So the fact that the consumer’s spending power is increasing at the same time as technologies are becoming cheaper means that the price-affordability balance for the average Indonesian can suddenly change very quickly. Unlike developed economies, where growth is primarily driven by the pace of mass market adoption, Indonesia experiences huge step-changes of growth as waves of pent-up demand are suddenly satisfied when the technology hits key price points.
Look at two recent examples:
What you see in the first graph above is how internet subscriptions in Indonesia rocketed upwards when the mobile operators began a 3G price war in 2009, bringing the monthly cost of an internet connection down from US$50+ to US$15, and in the second graph the sudden growth in smartphone purchases when the street price fell from US$400+ to under US$200 in 2010. (And it’s also worth noting that the sprawling Mangga Dua Mall in North Jakarta is already selling Android smartphones priced a shade over US$50).
So the technology markets in Indonesia frequently leap forwards in large steps as technology suddenly becomes affordable for the mass consumer market, rather than growing steadily as technology is adopted. What underlies this characteristic (and what many outsiders don’t realize) is that Indonesia is not like other Asian manufacturing-led economies. 60% of Indonesia’s economy comes from domestic consumption, so Indonesia is a huge consuming market.
A unique tech sector in Asia
Indonesia is both a young country (with an average age of 28) and a demographically advantaged country (the proportional size of the working population is still growing). Unlike China, which faces the upcoming challenges of an aging population, and India which must manage huge population growth, Indonesia has the dual tailwinds of healthy population growth rates and a steadily growing workforce.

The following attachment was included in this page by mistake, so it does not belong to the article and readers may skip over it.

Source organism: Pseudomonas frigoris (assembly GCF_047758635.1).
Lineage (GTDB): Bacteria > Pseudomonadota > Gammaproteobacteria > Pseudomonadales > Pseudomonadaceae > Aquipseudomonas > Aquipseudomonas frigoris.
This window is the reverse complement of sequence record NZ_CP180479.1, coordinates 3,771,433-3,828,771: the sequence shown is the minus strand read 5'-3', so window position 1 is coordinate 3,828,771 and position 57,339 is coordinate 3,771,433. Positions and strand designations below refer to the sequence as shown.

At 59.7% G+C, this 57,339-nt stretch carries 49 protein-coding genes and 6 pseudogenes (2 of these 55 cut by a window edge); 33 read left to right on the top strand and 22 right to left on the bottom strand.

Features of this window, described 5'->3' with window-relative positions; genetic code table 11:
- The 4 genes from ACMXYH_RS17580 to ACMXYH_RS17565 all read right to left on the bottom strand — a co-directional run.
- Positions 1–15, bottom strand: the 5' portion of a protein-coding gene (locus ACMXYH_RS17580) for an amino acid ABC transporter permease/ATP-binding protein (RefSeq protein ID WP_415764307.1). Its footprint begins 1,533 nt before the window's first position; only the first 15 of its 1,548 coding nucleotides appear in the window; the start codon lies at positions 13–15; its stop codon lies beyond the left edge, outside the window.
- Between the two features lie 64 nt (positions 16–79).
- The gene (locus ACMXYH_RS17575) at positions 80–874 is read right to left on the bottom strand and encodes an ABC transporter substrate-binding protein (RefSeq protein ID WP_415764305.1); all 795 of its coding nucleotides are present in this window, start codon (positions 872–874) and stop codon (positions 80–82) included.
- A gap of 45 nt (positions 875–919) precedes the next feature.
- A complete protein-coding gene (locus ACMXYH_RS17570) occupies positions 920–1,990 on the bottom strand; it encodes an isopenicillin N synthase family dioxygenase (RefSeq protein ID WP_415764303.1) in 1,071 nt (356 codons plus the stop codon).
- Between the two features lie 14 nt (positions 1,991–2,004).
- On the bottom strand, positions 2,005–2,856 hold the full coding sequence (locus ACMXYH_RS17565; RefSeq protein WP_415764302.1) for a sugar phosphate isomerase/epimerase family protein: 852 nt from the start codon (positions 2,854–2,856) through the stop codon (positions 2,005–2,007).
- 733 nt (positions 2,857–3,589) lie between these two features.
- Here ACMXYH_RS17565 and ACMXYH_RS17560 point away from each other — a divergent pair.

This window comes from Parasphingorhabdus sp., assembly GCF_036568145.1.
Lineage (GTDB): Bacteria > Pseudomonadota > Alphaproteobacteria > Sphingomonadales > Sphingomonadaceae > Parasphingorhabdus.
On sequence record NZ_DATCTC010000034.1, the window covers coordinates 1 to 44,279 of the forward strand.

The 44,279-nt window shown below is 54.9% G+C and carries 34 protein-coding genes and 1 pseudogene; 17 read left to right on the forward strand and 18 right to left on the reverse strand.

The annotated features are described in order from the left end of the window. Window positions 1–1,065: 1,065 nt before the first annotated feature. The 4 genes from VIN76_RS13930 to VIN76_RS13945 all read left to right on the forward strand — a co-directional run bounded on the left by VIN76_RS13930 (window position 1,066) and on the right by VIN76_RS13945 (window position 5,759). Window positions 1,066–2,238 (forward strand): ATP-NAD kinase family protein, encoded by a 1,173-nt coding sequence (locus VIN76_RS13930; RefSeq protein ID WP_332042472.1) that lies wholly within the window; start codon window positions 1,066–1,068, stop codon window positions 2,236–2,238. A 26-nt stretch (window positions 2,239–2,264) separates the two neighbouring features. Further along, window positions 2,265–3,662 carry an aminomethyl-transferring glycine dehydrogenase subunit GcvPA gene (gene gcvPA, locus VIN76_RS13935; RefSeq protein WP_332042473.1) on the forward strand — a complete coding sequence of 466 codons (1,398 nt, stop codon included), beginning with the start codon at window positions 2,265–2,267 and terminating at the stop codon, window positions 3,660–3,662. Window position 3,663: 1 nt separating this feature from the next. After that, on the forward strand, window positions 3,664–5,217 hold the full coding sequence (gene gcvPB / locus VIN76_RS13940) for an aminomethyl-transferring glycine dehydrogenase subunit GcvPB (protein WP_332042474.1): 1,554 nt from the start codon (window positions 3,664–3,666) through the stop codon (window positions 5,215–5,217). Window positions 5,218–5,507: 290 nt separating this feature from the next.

Indonesia’s youthfulness also leads to a very active tech sector. Literally hundreds of startups have been formed over the past few years, with the pace of business formation accelerating from 2010 onwards. Many of the startups have a mobile focus, reflecting the mobile-first nature of Indonesia, with numerous others focused on social media, e-commerce, payment platforms, online advertising and B2B markets.
In addition, the internet, mobile and media sectors are completely open. Unlike China, the government of Indonesia has rejected strong regulation of the internet sector, and as a result Facebook, Twitter, Google and Yahoo! are currently Indonesia’s most-visited sites. Indonesia is also fully open to direct foreign investment. The top mobile operators all have large foreign shareholders, and Rakuten (the world’s third largest e-commerce company, after Amazon and Taobao) and Rocket Internet of Germany have both invested heavily in building Indonesian e-commerce sites.